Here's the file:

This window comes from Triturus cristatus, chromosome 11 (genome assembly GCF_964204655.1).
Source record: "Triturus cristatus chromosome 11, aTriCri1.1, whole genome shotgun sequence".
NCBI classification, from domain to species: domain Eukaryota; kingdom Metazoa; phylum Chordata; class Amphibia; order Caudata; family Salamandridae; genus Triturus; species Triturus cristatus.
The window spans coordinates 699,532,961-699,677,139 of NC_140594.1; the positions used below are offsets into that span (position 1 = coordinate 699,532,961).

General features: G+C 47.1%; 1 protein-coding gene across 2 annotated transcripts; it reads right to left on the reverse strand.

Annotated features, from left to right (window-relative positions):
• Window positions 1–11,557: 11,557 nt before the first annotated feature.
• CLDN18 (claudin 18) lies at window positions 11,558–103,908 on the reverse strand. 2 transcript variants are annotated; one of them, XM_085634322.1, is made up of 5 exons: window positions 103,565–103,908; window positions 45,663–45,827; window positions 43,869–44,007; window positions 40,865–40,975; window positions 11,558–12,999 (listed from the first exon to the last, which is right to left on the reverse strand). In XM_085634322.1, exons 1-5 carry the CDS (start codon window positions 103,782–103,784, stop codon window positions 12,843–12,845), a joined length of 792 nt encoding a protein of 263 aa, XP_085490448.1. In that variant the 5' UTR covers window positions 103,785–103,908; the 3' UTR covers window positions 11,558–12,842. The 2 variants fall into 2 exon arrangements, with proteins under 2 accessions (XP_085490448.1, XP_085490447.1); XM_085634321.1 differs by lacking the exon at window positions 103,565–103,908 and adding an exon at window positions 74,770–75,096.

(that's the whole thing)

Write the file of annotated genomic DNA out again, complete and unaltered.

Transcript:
This window comes from Triturus cristatus, chromosome 11 (genome assembly GCF_964204655.1).
Source record: "Triturus cristatus chromosome 11, aTriCri1.1, whole genome shotgun sequence".
NCBI classification, from domain to species: domain Eukaryota; kingdom Metazoa; phylum Chordata; class Amphibia; order Caudata; family Salamandridae; genus Triturus; species Triturus cristatus.
The window spans coordinates 699,532,961-699,677,139 of NC_140594.1; the positions used below are offsets into that span (position 1 = coordinate 699,532,961).

General features: G+C 47.1%; 1 protein-coding gene across 2 annotated transcripts; it reads right to left on the reverse strand.

Annotated features, from left to right (window-relative positions):
• Window positions 1–11,557: 11,557 nt before the first annotated feature.
• CLDN18 (claudin 18) lies at window positions 11,558–103,908 on the reverse strand. 2 transcript variants are annotated; one of them, XM_085634322.1, is made up of 5 exons: window positions 103,565–103,908; window positions 45,663–45,827; window positions 43,869–44,007; window positions 40,865–40,975; window positions 11,558–12,999 (listed from the first exon to the last, which is right to left on the reverse strand). In XM_085634322.1, exons 1-5 carry the CDS (start codon window positions 103,782–103,784, stop codon window positions 12,843–12,845), a joined length of 792 nt encoding a protein of 263 aa, XP_085490448.1. In that variant the 5' UTR covers window positions 103,785–103,908; the 3' UTR covers window positions 11,558–12,842. The 2 variants fall into 2 exon arrangements, with proteins under 2 accessions (XP_085490448.1, XP_085490447.1); XM_085634321.1 differs by lacking the exon at window positions 103,565–103,908 and adding an exon at window positions 74,770–75,096.